Bank Supervision and Organizational Capital: The Case of Minority Lending
69 Pages Posted: 20 Apr 2021 Last revised: 22 Sep 2023
Date Written: September 21, 2023
Racial disparities in mortgage lending have important welfare implications. We investigate whether improvements in banks’ organizational capital and associated control systems facilitate increased loan origination to minority borrowers. We focus on bank supervisors’ enforcement decisions and orders (EDOs) against banks, which can enforce changes in banks’ internal processes, procedures, and management practices. We hypothesize that EDO-imposed improvements in loan policies, internal governance, and employee training mitigate deficiencies in credit assessments and lending decisions that previously disadvantaged minority borrowers. We find that relative to white borrowers, mortgage origination to minority borrowers significantly increases following the resolution of EDOs, where this positive effect increases with the strictness of bank supervisors and the severity of the EDO. Using a semi-supervised machine learning method to analyze and quantify the text of EDOs, we find that increases in minority loan origination are significantly higher for EDOs specifying revisions of loan policies, implementation of formal internal governance procedures, or more employee training, especially in areas with a high proportion of subprime borrowers. Overall, we find that EDO-driven improvements in organizational capital generate unintended, positive social externalities that enhance access to credit for minority borrowers.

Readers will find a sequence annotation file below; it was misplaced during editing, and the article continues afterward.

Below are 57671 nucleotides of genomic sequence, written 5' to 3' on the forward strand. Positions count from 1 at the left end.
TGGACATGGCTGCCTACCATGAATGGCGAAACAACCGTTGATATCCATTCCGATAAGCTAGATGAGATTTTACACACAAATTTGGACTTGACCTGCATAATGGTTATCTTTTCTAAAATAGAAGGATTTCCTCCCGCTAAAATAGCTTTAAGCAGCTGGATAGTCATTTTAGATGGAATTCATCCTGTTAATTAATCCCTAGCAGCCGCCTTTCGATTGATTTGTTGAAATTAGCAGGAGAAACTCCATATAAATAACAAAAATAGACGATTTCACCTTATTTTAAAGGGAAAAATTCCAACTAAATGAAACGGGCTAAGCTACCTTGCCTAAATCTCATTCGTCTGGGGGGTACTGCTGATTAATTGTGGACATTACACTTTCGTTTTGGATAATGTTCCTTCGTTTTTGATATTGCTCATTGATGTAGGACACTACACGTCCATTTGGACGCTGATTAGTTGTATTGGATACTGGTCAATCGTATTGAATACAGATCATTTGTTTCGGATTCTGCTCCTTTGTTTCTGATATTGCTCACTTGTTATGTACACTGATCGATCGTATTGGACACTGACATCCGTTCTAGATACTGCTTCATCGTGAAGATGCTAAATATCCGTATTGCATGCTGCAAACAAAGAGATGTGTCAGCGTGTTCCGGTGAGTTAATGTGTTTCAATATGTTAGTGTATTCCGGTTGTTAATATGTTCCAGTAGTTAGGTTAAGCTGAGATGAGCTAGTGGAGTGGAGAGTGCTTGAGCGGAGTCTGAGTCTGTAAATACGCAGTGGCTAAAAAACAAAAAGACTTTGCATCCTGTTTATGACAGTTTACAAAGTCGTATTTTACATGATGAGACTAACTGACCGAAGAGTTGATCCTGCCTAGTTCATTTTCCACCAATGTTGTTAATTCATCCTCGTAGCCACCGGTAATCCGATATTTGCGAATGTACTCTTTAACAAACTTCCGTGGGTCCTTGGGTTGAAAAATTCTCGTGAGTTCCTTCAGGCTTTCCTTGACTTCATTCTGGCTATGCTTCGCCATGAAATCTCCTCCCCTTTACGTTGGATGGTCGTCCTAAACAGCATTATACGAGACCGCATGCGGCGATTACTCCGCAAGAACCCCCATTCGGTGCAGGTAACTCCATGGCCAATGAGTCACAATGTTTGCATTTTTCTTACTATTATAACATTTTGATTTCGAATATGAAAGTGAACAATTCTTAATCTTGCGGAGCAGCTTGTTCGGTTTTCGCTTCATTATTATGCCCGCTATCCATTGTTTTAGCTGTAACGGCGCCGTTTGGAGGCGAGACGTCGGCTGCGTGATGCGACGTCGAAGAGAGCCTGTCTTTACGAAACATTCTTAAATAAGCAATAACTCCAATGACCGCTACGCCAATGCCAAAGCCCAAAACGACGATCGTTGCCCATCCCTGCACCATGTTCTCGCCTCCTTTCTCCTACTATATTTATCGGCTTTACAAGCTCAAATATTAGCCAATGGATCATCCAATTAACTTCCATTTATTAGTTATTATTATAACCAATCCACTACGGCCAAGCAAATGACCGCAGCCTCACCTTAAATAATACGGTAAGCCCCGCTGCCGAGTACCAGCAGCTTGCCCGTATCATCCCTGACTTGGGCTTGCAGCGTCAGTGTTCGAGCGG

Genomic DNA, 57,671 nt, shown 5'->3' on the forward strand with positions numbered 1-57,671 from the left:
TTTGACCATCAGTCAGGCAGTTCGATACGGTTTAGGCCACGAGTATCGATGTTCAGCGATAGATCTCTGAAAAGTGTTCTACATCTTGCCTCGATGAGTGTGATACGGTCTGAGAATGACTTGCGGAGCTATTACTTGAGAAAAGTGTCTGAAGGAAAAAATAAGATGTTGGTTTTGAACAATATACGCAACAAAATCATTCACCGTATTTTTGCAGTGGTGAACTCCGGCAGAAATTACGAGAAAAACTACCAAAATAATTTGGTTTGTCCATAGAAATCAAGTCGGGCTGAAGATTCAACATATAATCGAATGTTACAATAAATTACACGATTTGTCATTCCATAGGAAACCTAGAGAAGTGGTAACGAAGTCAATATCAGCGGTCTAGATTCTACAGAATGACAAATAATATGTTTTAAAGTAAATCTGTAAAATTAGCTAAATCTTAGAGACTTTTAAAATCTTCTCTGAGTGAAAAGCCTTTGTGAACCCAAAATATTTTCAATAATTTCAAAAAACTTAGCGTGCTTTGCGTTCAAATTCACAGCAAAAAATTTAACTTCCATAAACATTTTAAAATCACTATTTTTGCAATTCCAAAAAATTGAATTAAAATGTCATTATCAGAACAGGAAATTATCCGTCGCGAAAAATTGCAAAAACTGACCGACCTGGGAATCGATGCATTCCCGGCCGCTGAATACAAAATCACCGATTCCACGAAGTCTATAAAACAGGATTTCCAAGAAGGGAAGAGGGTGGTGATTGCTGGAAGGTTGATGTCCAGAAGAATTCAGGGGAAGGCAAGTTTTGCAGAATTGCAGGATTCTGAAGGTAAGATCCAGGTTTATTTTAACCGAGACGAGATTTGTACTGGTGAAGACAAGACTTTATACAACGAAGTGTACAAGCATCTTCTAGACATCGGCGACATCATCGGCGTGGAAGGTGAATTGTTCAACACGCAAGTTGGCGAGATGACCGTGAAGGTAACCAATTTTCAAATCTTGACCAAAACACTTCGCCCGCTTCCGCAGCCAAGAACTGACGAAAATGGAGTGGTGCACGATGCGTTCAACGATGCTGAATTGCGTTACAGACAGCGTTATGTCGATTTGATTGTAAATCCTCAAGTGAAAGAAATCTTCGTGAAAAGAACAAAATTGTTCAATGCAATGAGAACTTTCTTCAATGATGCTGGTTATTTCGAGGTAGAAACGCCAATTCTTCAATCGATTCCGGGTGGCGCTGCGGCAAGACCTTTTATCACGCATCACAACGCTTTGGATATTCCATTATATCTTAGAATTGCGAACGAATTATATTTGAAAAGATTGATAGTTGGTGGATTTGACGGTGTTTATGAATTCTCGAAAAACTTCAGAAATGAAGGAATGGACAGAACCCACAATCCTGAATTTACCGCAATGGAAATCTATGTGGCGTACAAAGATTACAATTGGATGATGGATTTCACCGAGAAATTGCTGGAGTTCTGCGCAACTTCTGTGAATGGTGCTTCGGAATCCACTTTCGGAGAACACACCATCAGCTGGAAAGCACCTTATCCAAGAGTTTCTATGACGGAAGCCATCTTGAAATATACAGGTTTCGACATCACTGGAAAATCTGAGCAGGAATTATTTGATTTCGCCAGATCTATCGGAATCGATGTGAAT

Keywords: Banking, Bank supervision, Discrimination, Enforcement actions, Internal controls, Internal audit, Loan policy, Mortgage lending
JEL Classification: G21, G28, G38
Suggested Citation: Suggested Citation